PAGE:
These days, it doesn't take very long for a tune to become a ubiquitous club anthem. All it takes is the latest DJ du jour to drop it on one of danceland's most prestigious rooms for it to instantly get picked up, ripped and spread across YouTube, Facebook, Soundcloud, you name it, before — hey, presto! — it's gold-encased dancefloor dynamite. Every man and his disco dog want a piece of it. And that's before it's even been released.
This month, the case in question is Paul Woolford's latest bass bombshell, 'Untitled', on Hotflush (out 3rd August). Smashed by the likes of Ben UFO, Joy Orbison and Bicep, it's already been named Ibiza track of the summer by We Love... Space, and unless you've been buried under the sand at “Ket Cove” over the past month, no doubt you'll have heard it.
After dropping that freak-out jungle effort on the 'Hardcore EP' ('Broken Dreams') under his Special Request alias onto Houndstooth toward the end of July, 'Untitled' sees Wooly return to familiar 4/4 territory, reinforcing a broken hi-hat and pounding bassline with the “wump” of a slamming beat eight bars in.
Not far off the nose-bleeding force conjured by an early '90s techno act like Hardfloor, the guttural, undulating bassline and cracking hi-hats pack a punch like Blawan but with the swing of Bashmore. Then there's the metallic chords and echoed female vocal hints that open out into full blown David Morales ('Needin' You') piano riff territory. Cue the chest-clutching refrain (“I'm 'a calling out your name”) completed by a brow-beating drop, and you right there have yo'self an anthem. Haven't heard it yet? You will do...
'Jungle Jakarta EP'
Purp & Soul
It hasn't taken long for 19-year-old Connor Lloyd to tinker on the brink of underground stardom, and 'Jungle Jakarta' on Purp & Soul has nudged that stock up a little higher. Slo-leaning house that breaks into sunny chords and a stretched vocal sample, it drops into a sick-as-a-Hackney-parrot onslaught of 120bpm jungle percussion before a bridge back into classy Kerri Chandler chords. 'You Don't Love' — straight-up US garage with a twist of belly-gurning UK bass — ain't any less impressive.
dbridge & Skeptical
Exit boss dBridge is no stranger to shaking up his influences into a pitch-black broth. His latest effort alongside Skeptical is yet another stepping stone. The ruffneck d&b of 'Move Way' is Metalheadz with an outside coating of soot from the engine rooms of Berghain. On the flip, 'Death of a Drum Machine' is a metallic drum-y roller retracing early Ram roots, while 'Plain To See' reinvents the half-time formula, embarking on a moody voyage that's more Drexciya than DJ Hype.
Daniele Baldelli & DJ Rocca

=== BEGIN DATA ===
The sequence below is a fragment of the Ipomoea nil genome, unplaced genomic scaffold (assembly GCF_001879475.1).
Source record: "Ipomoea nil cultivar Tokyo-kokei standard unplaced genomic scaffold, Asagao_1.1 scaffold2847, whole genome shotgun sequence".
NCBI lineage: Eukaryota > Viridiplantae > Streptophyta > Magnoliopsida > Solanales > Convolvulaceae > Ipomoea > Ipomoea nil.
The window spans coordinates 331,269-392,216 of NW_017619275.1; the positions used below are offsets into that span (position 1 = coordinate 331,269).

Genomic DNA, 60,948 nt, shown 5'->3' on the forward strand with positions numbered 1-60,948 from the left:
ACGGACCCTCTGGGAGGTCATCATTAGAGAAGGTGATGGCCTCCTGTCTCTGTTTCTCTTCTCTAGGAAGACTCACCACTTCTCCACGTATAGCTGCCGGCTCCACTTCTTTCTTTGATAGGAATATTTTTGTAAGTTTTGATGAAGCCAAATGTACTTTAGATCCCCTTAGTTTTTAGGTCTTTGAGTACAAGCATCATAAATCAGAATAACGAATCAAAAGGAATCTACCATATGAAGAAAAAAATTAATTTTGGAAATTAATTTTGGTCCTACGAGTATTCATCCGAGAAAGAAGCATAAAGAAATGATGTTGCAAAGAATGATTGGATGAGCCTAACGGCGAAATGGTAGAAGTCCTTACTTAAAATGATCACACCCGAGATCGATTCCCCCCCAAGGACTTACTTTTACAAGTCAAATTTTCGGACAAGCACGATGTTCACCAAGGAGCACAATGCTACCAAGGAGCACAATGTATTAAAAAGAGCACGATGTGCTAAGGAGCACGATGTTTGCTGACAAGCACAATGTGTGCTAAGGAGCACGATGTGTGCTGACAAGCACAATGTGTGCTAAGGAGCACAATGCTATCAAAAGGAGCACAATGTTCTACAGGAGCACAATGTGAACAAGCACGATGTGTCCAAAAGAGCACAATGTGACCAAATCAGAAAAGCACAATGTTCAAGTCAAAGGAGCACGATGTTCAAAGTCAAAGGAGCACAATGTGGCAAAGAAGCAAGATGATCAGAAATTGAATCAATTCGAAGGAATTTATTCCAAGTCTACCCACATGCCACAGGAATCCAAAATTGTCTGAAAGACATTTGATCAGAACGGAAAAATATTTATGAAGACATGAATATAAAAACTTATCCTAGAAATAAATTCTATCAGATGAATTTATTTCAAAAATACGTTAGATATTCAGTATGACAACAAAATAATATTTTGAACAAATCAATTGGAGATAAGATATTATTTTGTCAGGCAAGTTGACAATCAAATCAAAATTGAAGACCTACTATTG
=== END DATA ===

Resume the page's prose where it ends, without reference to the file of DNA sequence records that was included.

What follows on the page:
The Italian DJ credited with birthing the loosely defined genre of cosmic disco in the early '80s (named after the club night he played at in Verona), and his protege Rocca delivered a decent album last year, but these new remixes of key tunes really take the cake. Andrew Weatherall delivers a slow chugging, arpeggio-laden delight, with the post-punk guitars of his Asphodells project, Prins Thomas reclines horizontally to stare at the stars, and Luke Solomon delivers a disco-punk rendition that could almost be Jane's Addiction-meets-Bush Tetras.
'Get Deeper EP'
Already making a little noise on the underground with releases on Andy Blake's In Plain Sight label and some delicious club-ready bootleg edits, he's about to make a lot more with this first EP for the on-form Southern Fried. The South London producer's locale permeates his warehouse flavoured tracks, with the breakbeat house vibe, transcendent pianos and warm bass of 'How Did I Get Here?' and golden age rave flavour of 'Lewisham '92' perfectly conjuring the heady haze of UK dance's height with crisp modern production. Going places, fast.
'Q Bass Trax 1'
DJ Q has his name, and Sheffield bassline sound, stamped all over this new label. But by dropping the tempo, alongside some familiar samples, this could be his crossover moment. 'Big' is, in fact, colossal, looping up Biggie's take on the Isley Brothers for maximum summer vibes before the b-line drops. 'Come With Me' is our pick though, jazz guitar and snippets of Pin Up Girls's 'Take Me Away' morphing into an 808 break that introduces even rowdier dancefloor ruffage.
'The Distance EP'
Last heard dropping a pair of superb white label (and white vinyl) monsters, Lil Silva spreads his wings this time around. 'Mask', 'One Twenty' and 'The 3rd' are similarly essential grime/house instrumental weapons, but Sampha lends his silky soul inflections to the refined bassline house of 'Salient Sarah' while 'No Doubt' sound like a genuine lights up anthem, Lil Silva's vocals somewhere in the hazy mix alongside Rosie Lowe's. Radio 1, tell us you're listening?
Copyright Thrust Publishing Ltd. Permission to use quotations from this article is granted subject to appropriate credit being given to www.djmag.com as the source.